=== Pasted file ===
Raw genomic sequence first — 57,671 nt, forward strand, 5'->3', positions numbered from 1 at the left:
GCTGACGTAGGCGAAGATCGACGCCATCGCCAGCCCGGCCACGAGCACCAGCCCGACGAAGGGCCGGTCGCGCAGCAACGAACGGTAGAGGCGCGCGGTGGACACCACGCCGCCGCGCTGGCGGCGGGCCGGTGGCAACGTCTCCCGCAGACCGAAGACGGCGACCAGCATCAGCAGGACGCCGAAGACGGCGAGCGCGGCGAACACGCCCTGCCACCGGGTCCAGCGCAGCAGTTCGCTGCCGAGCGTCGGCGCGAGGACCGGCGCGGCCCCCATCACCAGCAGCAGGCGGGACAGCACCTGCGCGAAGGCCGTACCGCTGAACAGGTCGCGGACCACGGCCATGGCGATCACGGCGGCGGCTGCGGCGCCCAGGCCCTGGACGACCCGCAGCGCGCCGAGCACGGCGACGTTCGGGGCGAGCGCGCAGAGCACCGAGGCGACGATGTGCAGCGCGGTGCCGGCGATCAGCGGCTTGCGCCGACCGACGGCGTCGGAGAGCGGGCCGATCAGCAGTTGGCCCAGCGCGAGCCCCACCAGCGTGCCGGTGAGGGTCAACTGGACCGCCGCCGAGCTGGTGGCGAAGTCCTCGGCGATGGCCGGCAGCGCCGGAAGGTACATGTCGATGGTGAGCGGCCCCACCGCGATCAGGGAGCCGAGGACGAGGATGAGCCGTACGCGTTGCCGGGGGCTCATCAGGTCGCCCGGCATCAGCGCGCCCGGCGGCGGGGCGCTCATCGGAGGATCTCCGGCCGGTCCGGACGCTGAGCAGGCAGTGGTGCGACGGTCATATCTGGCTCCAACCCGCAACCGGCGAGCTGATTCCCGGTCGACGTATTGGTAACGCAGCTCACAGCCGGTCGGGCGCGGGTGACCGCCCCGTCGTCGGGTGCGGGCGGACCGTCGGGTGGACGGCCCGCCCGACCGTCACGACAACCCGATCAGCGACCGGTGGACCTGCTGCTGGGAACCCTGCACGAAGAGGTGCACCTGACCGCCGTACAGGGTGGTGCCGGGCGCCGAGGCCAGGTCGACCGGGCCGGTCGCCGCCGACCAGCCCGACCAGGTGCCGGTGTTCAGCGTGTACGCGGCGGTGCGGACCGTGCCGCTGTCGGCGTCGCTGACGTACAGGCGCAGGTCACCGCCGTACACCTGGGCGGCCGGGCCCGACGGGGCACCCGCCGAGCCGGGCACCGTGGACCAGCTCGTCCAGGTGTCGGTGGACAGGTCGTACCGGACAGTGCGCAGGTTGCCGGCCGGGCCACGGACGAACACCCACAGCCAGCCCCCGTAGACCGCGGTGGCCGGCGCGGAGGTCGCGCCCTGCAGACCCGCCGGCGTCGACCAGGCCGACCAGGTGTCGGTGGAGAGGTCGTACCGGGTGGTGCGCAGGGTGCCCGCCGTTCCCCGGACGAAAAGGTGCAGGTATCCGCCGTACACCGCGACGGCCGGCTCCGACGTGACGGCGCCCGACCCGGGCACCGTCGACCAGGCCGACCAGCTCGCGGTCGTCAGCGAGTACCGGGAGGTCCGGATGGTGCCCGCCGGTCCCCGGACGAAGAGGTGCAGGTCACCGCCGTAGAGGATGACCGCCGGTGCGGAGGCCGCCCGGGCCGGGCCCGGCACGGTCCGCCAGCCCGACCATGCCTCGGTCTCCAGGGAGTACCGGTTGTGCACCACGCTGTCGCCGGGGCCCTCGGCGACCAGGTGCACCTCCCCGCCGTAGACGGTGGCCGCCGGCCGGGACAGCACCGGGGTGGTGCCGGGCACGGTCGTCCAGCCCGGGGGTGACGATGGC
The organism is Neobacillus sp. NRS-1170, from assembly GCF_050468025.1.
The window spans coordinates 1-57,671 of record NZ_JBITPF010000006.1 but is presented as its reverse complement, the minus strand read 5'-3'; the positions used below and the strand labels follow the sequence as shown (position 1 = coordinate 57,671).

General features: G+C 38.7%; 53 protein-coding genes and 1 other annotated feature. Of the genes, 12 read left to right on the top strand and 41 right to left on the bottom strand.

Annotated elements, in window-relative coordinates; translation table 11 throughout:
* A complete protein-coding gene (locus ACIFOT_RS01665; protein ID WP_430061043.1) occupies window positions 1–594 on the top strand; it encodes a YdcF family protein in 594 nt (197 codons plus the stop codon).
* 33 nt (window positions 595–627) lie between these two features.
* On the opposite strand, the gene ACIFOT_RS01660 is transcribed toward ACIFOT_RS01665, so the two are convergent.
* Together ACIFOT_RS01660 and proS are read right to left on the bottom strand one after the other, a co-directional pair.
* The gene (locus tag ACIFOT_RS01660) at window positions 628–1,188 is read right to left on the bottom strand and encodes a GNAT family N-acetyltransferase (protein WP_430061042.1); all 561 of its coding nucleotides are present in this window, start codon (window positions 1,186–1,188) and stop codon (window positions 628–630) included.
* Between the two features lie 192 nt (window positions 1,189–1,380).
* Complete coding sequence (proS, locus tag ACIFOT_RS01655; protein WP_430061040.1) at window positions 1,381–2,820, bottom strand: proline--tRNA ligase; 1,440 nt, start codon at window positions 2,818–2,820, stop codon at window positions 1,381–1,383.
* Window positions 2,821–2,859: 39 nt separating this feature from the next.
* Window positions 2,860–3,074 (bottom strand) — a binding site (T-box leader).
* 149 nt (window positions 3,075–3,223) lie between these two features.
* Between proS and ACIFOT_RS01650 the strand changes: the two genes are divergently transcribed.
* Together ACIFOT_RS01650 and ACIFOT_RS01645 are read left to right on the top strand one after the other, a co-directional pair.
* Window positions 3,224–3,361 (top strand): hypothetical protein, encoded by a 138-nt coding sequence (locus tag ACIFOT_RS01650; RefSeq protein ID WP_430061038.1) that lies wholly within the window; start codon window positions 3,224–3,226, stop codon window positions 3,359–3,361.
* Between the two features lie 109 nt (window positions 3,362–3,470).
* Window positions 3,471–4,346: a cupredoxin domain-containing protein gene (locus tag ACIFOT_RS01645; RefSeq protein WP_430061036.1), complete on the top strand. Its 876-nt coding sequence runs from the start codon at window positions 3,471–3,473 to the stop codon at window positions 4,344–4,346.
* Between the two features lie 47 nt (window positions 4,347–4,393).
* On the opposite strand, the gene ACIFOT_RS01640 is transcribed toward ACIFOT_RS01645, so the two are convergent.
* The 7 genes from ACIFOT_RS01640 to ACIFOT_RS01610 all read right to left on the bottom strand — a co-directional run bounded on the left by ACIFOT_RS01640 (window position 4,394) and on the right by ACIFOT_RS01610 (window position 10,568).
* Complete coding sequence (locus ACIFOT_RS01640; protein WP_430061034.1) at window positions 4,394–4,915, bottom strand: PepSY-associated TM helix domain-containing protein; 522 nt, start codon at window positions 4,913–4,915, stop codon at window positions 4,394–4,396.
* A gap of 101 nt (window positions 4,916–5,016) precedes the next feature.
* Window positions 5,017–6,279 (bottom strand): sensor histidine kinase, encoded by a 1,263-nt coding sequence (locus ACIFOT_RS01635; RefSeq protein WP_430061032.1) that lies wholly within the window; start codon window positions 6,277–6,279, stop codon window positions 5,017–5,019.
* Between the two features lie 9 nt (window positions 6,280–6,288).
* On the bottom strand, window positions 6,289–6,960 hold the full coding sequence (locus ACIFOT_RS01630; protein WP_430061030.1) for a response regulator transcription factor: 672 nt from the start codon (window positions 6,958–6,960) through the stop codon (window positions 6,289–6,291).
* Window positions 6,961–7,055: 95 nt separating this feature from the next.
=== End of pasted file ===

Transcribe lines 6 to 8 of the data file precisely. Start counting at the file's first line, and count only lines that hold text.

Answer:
Annotated elements, in window-relative coordinates; translation table 11 throughout:
* A complete protein-coding gene (locus ACIFOT_RS01665; protein ID WP_430061043.1) occupies window positions 1–594 on the top strand; it encodes a YdcF family protein in 594 nt (197 codons plus the stop codon).
* 33 nt (window positions 595–627) lie between these two features.